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International Journal of Clinical & Medical Images

ISSN: 2376-0249

Clinical-Medical Image - International Journal of Clinical & Medical Images (2020) Volume 7, Issue 5

Balloon Impasse: A Clinical Image

Balloon Impasse: A Clinical Image

Author(s): Tony Ete, Amit Malviya, Manish Kapoor, Vanlalmalsawmdawngliana Fanai, Shakeel Ahamad Khan and Animesh Mishra*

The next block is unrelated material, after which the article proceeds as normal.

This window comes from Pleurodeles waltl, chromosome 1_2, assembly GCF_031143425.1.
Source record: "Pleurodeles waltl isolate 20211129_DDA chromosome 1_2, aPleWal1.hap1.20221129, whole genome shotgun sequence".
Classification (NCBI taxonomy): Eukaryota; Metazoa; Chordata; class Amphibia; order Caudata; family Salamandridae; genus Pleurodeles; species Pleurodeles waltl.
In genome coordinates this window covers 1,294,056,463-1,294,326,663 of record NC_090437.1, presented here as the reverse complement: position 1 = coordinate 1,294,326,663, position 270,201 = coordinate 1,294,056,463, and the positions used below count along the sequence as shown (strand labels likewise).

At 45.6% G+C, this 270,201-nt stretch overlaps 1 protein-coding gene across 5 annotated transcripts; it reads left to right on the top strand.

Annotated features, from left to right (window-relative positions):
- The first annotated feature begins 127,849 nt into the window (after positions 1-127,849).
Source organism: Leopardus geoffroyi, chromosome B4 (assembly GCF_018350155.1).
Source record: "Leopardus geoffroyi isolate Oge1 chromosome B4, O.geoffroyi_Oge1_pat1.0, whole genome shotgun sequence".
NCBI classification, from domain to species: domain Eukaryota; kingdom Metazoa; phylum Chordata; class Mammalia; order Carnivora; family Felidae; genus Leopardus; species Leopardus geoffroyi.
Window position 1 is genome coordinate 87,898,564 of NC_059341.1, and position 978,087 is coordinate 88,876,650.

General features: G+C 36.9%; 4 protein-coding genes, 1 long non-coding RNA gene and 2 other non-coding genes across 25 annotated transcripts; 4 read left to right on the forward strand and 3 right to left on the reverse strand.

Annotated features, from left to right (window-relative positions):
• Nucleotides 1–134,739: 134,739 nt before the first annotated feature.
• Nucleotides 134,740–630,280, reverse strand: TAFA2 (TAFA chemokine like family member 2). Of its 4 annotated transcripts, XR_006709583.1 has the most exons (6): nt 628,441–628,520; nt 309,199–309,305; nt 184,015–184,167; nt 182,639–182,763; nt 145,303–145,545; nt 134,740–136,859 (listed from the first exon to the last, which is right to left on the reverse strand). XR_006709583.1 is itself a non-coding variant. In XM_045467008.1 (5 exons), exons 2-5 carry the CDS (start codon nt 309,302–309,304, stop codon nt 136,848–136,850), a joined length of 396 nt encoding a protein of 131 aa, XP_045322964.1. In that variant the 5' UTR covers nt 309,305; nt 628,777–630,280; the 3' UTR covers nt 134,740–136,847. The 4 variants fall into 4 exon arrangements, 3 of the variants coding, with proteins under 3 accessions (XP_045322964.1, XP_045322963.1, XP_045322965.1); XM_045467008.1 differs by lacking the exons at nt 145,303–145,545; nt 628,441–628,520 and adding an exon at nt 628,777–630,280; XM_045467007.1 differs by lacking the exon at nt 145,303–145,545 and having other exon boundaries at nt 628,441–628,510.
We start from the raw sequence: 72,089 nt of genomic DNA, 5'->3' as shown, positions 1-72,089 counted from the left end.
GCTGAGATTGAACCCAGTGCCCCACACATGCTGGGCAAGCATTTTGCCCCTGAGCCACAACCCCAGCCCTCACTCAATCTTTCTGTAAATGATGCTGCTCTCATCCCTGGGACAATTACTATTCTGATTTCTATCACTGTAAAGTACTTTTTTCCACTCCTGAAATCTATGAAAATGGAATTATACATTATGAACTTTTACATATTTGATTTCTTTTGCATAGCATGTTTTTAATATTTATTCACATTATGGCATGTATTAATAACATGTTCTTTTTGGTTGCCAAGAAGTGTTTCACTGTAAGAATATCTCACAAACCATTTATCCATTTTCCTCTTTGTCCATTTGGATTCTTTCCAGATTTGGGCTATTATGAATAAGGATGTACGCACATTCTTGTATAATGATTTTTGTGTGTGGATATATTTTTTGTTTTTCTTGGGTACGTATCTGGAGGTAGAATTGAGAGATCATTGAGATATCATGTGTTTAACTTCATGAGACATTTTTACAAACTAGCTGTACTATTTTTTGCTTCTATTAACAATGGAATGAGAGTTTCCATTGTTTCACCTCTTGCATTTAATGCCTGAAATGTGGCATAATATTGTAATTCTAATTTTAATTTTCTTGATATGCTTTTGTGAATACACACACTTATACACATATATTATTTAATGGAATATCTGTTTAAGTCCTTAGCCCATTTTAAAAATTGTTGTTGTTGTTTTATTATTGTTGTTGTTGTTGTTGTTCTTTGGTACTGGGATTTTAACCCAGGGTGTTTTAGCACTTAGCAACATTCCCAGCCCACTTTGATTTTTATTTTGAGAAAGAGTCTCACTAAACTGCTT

A 35-year-old female got admitted with complaints of breathing difficulty on exertion for 6 months. She also complained of associated swelling of both lower limbs. The patient had a history of coughing out of streaks of blood occasionally with a history of orthopnoea. Past history revealed joint pain during childhood mainly involving the large joints of lower limb, migratory in nature with associated swelling that got relieved on taking medications. On examination BP was 100/70 mmHg, pulse was regular, rhythmic with radio-radial and radio-femoral delay, Loud S1 with mid diastolic rumbling murmur with pre systolic accentuation on auscultation. ECG showed normal sinus rhythm with features of P-mitrale wave and normal QRS complexes. Transthoracic Echocardiography (TTE) revealed features of very severe mitral stenosis with thickened rheumatic mitral leaflets with a mitral valve area (MVA) of 0.9 sq-cm on planimetry and 1.1 sq-cm with pressure half time (PHT) method. The Mean Gradient (MG) across mitral valve (MV) was 14 mmHg. The patient had severe Tricuspid Regurgitation (TR) with a Pulmonary artery systolic pressure (PASP) of 72 mmHg. Transeosophageal Echocardiography (TOE) showed no presence of clot and a clear atrial appendage. The patient was taken for Balloon Mitral Valvotomy (BMV). After septal puncture, coiled wire was introduced into the left atrium followed by introduction of BMV balloon through the wire. After diagnostic catheterization, balloon valvotomy was attempted. However inflation of the balloon was not proper and an abnormal pattern of inflation was seen. Normally during balloon valvotomy, when the balloon catheter, properly aligned with the orifice, fails to cross the mitral valve, the distal balloon size is gradually reduced until its size is accommodated by the mitral orifice. In extreme instances, the catheter balloon, even when uninflated, is checked at the mitral valve. This finding is termed term “balloon impasse, which reflects a resistance caused by severe obstructive subvalvular lesions. This balloon compression is a reliable indication of severe subvalvular lesions and is used to supplement assessment by transthoracic and transesophageal echocardiography which oftenly underestimate the subvalvular disease severity. 

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